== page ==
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Dr. Jennifer Higdon
"Shine" Puts Young Composer in the Spotlight.

It was a tough assignment even for a composer who had already fulfilled dozens of commissions: Create an orchestral piece to commemorate a prolific, prizewinning American composer and a century-old orchestra.
Dr. Jennifer Higdon, Gr'94, professor of music theory at the Curtis Institute of Music, met that challenge, and her resulting work, "Shine" (no relation to the movie by the same name) was recently recognized by USA Today as the "best new piece" of 1996 in classical music.
Jennifer Higdon's energetic "Shine" earned accolades.

USA Today wrote in its review that Higdon's "Shine" -- performed last year at Indiana State University's Festival of Contemporary Music -- "bubbles over with color, rhythm, high spirits and invention, often sounding like Bartok's 'Concerto for Orchestra' at warp speed, but with a personality of its own."
Higdon, 34, says, "I was really flattered by being compared to [Hungarian composer Bela] Bartok in the first place. He's one of the best composers in this century. But a lot of my work tends to be at warp speed, so that part doesn't surprise me."
"Shine" actually was created in 1995, when Higdon was commissioned by the American Society of Composers, Authors and Publishers to create a piece commemorating the 100th anniversary of the Oregon Symphony, as well as ASCAP's past president, the late composer Morton Gould.
"I thought, 'This is really difficult. How am I going to do this?' So I thought about building some sort of sculpture to honor these things," Higdon says. "I thought about all this energy all the musicians had put in through one hundred years and about how Morton Gould was really a multi-talented individual. If I could compress this into a sculpture, it would be a very bright piece. That's how I came up with the name 'Shine.'"
A piece of Higdon's personal life went into the composition, as well. "At about the same time, my brother was diagnosed with cancer, and we weren't sure if he was going to live. So this piece for me was really seizing at life," she says. "That's why I think the piece is so energetic. I was trying to grasp a lifetime in music, but in twelve minutes, basically." Her brother has recovered and is now cancer free.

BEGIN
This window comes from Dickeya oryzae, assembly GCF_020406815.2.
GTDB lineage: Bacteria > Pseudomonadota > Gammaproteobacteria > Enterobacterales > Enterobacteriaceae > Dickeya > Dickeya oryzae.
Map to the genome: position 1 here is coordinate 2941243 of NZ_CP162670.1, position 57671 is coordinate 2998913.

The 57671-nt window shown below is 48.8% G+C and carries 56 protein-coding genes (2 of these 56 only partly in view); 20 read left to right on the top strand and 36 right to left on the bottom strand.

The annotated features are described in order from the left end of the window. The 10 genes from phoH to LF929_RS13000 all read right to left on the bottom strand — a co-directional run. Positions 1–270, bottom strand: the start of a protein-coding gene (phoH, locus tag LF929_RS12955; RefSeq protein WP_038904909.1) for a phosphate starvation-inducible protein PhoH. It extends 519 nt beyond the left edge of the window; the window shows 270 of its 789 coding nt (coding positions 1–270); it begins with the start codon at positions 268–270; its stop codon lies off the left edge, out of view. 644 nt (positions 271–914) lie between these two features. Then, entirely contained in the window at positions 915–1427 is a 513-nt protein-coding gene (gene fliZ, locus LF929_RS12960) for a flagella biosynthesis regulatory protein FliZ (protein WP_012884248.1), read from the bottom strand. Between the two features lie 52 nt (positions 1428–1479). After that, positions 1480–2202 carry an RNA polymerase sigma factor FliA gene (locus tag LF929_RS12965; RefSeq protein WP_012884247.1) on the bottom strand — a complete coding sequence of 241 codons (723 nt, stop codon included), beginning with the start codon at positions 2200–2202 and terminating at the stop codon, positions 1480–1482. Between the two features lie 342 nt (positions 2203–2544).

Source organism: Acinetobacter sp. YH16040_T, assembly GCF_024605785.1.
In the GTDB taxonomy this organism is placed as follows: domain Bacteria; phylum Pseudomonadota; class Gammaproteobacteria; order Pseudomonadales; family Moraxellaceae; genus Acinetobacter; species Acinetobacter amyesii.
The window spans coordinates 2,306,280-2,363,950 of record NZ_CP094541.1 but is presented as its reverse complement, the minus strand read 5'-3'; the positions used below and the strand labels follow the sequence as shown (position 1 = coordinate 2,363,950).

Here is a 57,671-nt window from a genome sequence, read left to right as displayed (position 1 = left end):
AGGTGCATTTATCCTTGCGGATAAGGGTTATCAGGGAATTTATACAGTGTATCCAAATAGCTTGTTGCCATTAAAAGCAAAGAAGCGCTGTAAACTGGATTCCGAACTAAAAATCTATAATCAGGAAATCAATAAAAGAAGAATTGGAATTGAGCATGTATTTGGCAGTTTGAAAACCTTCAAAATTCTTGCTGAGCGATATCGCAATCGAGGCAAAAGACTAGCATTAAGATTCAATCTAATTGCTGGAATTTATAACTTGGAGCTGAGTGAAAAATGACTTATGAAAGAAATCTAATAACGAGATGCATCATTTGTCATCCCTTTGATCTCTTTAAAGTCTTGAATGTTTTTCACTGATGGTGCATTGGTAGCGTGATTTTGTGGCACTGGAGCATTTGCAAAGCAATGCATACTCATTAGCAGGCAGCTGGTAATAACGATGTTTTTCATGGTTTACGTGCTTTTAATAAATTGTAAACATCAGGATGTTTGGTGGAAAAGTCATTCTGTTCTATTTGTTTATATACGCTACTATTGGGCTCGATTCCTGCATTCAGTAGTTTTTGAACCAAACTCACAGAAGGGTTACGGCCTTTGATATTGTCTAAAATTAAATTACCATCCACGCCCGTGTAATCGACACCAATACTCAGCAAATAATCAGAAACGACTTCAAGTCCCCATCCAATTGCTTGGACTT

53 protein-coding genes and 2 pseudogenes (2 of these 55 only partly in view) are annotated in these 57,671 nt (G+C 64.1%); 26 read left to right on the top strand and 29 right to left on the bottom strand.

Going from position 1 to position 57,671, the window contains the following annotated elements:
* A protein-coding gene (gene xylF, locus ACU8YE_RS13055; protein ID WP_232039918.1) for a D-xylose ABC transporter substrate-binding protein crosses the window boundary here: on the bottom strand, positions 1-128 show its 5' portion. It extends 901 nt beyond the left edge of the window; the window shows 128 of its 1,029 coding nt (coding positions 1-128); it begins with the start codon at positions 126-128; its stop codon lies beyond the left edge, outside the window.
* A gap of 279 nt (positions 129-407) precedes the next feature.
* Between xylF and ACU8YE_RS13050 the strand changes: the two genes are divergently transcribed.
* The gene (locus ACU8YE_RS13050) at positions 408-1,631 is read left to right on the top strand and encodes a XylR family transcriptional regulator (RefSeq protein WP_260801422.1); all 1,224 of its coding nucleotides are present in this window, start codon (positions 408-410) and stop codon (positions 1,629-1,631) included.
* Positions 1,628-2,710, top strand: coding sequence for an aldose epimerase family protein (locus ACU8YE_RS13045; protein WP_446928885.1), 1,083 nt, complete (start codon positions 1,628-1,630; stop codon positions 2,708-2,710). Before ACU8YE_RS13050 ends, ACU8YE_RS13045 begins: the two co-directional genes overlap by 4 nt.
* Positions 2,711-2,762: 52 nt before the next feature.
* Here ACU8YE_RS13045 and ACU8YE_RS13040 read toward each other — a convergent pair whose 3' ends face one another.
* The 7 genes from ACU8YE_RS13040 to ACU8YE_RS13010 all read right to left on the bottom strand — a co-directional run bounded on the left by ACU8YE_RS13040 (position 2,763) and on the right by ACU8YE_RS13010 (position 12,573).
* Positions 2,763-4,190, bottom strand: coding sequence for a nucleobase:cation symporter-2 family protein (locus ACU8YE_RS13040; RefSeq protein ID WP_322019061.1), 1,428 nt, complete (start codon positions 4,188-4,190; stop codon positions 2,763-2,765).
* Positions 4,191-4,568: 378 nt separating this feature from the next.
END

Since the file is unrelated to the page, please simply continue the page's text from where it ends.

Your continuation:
It took her about six work-packed weeks to compose "Shine," which the Oregon Symphony performed at one of its concerts. The piece later won a competion and was performed at the Indiana State University music festival.
A self-described "late bloomer," Higdon started teaching herself to play the flute at age 15 and didn't receive formal music training until college. She was almost finished with her bachelor's degree requirements at Bowling Green State University when she started learning composition. The energetic pace of "Shine" comes through in most of her pieces, Higdon says, attributing her musical style partly to her stint in her high school marching band. "My pieces tend to always have a strong pulse, I think.'' Her other musical influences range from bluegrass, which she heard often in her native Tennessee, and rock, to the works of Bartok and Debussy. Higdon considers herself lucky to have received over 40 commissions since her composing career began. They come from sources as varied as people planning weddings to chamber music groups, she says.
After earning her doctorate in composition from Penn, Higdon had the chance to fill in as conductor of the University orchestra and wind ensemble. "Having the experience of being in front of the musicians and working with them was so rewarding," she says. She has taught at Curtis for two years and continues to work on projects, including a piece she wrote for two flutes and percussive piano that just premiered at an international flute festival in Deeland, Florida, to enthusiastic reviews. Higdon also has a new compact disc, rapid.fire, released under the I Virtuosi label. The recording features her playing the flute on several of her scores.
Although Higdon wrote "Shine" a year before the movie by the same name was released, she does often field questions like, "Did you write the movie soundtrack?" She answers no, but admits the coincidence is a weird one. "It's a little strange seeing ads for the movie everywhere. I feel like I'm looking at my piece."
-- By Susan Lonkevich


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